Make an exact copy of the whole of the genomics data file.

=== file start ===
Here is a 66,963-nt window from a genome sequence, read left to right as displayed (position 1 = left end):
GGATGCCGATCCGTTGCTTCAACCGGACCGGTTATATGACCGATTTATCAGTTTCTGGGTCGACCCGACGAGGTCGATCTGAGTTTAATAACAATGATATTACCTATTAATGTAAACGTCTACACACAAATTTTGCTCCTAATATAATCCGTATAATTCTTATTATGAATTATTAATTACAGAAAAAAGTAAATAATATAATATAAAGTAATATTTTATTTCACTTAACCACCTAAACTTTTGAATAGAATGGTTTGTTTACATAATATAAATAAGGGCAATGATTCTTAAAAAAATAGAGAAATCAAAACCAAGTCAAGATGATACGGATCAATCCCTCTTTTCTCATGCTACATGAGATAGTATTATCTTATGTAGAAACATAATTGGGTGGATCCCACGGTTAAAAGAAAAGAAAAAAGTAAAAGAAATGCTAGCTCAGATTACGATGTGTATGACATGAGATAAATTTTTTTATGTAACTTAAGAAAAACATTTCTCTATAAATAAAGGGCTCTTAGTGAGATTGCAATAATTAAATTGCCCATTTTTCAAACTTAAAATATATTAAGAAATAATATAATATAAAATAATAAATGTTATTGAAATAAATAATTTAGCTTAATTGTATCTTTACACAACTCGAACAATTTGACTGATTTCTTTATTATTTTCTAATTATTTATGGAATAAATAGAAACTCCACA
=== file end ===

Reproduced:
Here is a 66,963-nt window from a genome sequence, read left to right as displayed (position 1 = left end):
GGATGCCGATCCGTTGCTTCAACCGGACCGGTTATATGACCGATTTATCAGTTTCTGGGTCGACCCGACGAGGTCGATCTGAGTTTAATAACAATGATATTACCTATTAATGTAAACGTCTACACACAAATTTTGCTCCTAATATAATCCGTATAATTCTTATTATGAATTATTAATTACAGAAAAAAGTAAATAATATAATATAAAGTAATATTTTATTTCACTTAACCACCTAAACTTTTGAATAGAATGGTTTGTTTACATAATATAAATAAGGGCAATGATTCTTAAAAAAATAGAGAAATCAAAACCAAGTCAAGATGATACGGATCAATCCCTCTTTTCTCATGCTACATGAGATAGTATTATCTTATGTAGAAACATAATTGGGTGGATCCCACGGTTAAAAGAAAAGAAAAAAGTAAAAGAAATGCTAGCTCAGATTACGATGTGTATGACATGAGATAAATTTTTTTATGTAACTTAAGAAAAACATTTCTCTATAAATAAAGGGCTCTTAGTGAGATTGCAATAATTAAATTGCCCATTTTTCAAACTTAAAATATATTAAGAAATAATATAATATAAAATAATAAATGTTATTGAAATAAATAATTTAGCTTAATTGTATCTTTACACAACTCGAACAATTTGACTGATTTCTTTATTATTTTCTAATTATTTATGGAATAAATAGAAACTCCACA